i. Cease fresh admissions forthwith since its SSR of 1:60 was higher than the approved norm of 1:27

ii. Stop running the law programme on its Kumasi campus since the institution does not have accreditation to run the programme in Kumasi.

iii. Present a road map on how it intends to deal with the high SSR within one month from 31st March, 2020.

iv. Adhere strictly to the NAB/NCTE minimum entry requirements and not admit persons with only professional qualifications since professional qualifications are outside the approved norms for entry into first degree programmes.

v. Procure Ghanaian authored text books in instances where they are available rather than foreign ones.

vi. Increase volumes of text books and law reports to an appreciable level in line with the number of students enrolled on the programmes. The university should have at least five sets of relevant Ghanaian law reports.

vii. Expand the library space or additional space should be provided since the place is not big enough for the number of students admitted into the institution.

viii. Submit an updated staff list for the Faculty using the attached NAB approved template.


4. KWAME NKRUMAH UNIVERSITY OF SCIENCE & TECHNOLOGY (KNUST)

The Board took note of the underlisted findings on KNUST’s Faculty of Law:

i. The Student- Staff Ratio had increased to 1:36 from a 1:28 recorded at the previous monitoring exercise in 2016.

ii. Three (3) faculty members were currently pursuing PhD studies in response to recommendations from the 2016 monitoring exercise.

iii. The LLM programme which was accredited in 2016, had not commenced at that time due to human resource constraints was currently running.

iv. Faculty strength had improved but majority of the staff were still holders of Master of Laws (LLM) degree as against terminal degree holders and senior lecturers as should be the case in a public chartered institution.

v. An internal arrangement to secure a law librarian has been made.

vi. Library Committee has been set up.

vii. The institution has a mentoring policy that the Faculty was implementing.

The Board commended the staff development efforts made by the Faculty and for having a mentoring policy. It however, directs KNUST to:

i. Reduce student intake into the law programme since its SSR is higher that the approved nor of 1:27.

ii. Recruit more LLM holders who are qualified lawyers to teach at the undergraduate level to solidify the foundation of legal education for students.

iii. Produce an actionable orientation plan for users of the Resource Centre/Library.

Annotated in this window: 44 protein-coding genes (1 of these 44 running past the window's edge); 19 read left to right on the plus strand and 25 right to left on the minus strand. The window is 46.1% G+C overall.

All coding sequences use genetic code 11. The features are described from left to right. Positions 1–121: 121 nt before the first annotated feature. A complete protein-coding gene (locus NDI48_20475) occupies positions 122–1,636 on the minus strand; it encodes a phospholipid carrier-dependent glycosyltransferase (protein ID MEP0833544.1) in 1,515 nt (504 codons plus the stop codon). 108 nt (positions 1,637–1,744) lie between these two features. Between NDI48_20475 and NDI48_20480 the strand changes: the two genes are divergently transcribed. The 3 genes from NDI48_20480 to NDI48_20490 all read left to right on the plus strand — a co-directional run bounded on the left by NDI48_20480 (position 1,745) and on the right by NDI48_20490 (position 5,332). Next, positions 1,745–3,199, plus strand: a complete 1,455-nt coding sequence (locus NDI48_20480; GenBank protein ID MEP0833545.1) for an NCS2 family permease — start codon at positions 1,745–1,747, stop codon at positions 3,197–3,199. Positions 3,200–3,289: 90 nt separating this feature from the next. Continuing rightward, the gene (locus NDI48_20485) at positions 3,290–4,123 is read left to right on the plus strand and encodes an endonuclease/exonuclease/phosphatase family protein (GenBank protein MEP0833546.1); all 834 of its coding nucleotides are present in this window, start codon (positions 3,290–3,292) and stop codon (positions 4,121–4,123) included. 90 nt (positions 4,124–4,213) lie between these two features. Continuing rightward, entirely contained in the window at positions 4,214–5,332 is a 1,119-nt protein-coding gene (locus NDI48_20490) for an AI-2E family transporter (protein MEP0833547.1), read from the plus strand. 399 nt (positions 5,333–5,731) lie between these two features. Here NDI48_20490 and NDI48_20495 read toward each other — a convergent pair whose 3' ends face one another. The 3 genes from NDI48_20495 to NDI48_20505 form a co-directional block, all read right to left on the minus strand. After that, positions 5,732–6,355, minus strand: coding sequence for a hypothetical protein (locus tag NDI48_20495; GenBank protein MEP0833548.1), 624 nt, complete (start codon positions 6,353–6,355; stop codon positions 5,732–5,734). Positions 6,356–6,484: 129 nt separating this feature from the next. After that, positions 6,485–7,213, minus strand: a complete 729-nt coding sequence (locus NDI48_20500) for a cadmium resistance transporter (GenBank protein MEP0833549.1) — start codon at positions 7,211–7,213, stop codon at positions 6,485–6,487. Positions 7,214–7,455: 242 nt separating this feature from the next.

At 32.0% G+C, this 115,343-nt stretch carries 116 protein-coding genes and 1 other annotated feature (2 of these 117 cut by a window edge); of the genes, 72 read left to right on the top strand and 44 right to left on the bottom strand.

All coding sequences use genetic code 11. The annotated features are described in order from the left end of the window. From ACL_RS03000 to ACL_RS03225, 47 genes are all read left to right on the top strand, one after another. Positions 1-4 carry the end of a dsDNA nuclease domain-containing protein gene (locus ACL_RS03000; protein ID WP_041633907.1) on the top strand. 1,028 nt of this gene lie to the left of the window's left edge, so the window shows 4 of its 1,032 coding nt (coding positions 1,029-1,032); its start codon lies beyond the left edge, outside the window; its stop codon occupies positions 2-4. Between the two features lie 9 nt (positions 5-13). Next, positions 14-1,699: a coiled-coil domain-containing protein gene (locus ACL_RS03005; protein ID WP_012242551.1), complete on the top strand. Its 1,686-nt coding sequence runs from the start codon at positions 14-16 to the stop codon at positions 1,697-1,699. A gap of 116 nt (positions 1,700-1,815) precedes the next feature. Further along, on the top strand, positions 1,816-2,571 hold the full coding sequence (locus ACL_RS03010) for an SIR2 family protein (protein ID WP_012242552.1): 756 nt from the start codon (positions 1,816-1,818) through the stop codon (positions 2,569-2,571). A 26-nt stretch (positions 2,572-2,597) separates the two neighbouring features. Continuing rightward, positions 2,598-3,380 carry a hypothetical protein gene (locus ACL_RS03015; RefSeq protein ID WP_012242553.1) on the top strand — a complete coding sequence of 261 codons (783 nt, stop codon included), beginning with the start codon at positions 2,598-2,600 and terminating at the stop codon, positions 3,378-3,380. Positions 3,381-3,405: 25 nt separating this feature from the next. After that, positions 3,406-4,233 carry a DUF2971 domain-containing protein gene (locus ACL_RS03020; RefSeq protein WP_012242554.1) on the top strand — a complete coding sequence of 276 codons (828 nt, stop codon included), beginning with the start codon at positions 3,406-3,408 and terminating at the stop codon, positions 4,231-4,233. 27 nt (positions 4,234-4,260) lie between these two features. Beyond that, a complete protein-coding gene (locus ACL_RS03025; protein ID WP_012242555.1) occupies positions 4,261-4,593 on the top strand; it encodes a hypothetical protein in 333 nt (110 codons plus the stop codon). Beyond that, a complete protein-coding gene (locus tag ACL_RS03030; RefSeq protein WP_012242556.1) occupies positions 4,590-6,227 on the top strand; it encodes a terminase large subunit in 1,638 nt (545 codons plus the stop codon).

iv. As much as possible, minimize co-teaching or at best stop it in response to the concerns of students.

v. Keep the class size at the minimum manageable level for effective teaching and learning

vi. Submit an updated staff list for the Faculty using the attached NAB approved template

5. MOUNTCREST UNIVERSITY COLLEGE

The Board took note of the significant improvements achieved by Mountcrest University College since the previous monitoring exercise in 2016, and commended it for the Faculty’s staff-student ratio of 1:12, increased staff strength, adoption of strategies to upgrade its staff to attain terminal degrees and a well-stocked library with relevant law text books and law reports.

The Board was however not satisfied with the level of staff research output and the absence of a mentoring policy for its young faculty members. It therefore directs as follows:

i. The faculty should ensure that its staff improve on their research output within two years from 31st March, 2020

ii. Furnish the Board with the list of all students enrolled on the law programmes (LLB and LLM) according to levels within one month from 31st March, 2020.

iii. Submit an updated staff list for the Faculty using the attached NAB approved template.

6. KINGS UNVERSITY COLLEGE

The Board took note of the underlisted findings on Kings University College’s Faculty of Law:

i. The institution operates a city campus and runs its evening law classes on that campus.

ii. The Dean of the Faculty did not have any law qualification(s) and as such was not qualified to be an Acting Dean for the Faculty of Law.

iii. The staff strength of the Faculty was inadequate as its current SSR (1:32) was above the approved norm of 1:27.

iv. The law library had poor lighting system, inadequate numbers of printers, photocopiers and computers for students to use.

v. Inadequate volumes of books available at the library.

vi. The e-library phase of the library was virtually non-existent.

vii. Some students complained of inadequate books for their use and the fact that there was not e-library to supplement the books in hard print that they could access for their studies.

viii. Non-existence of properly structured tutorial system for students.
ix. There was no alternative power source in case the power supply from ECG or the national grid goes off.

x. Low research output by lecturers.

The Board directs Kings University College to:

i. Recruit a qualified person in the area of law to provide academic leadership for the running of the Faculty of Law and in effect the law programme.

ii. Ensure that all staff on its list who do not have a research Masters in Law do not teach on the programme.

iii. Ensure that it expedites action on plans for its set up an e-library.

iv. Improve lighting system in the library.

v. Note that if the CV’s of the two identified teaching staff of the institution proved that they were not qualified to teach on the law programme, the computation of the SSR will be based on 191 students to 4 teaching staff, which will give us an SSR of 1:48, Since this figure would be higher than the approved nor, Kings University College would be required to cease fresh admissions. On the other hand, if the two staff are adjudged to be qualified, then the Faculty would be required to reduce its student intake into the law programme by half of its current intake.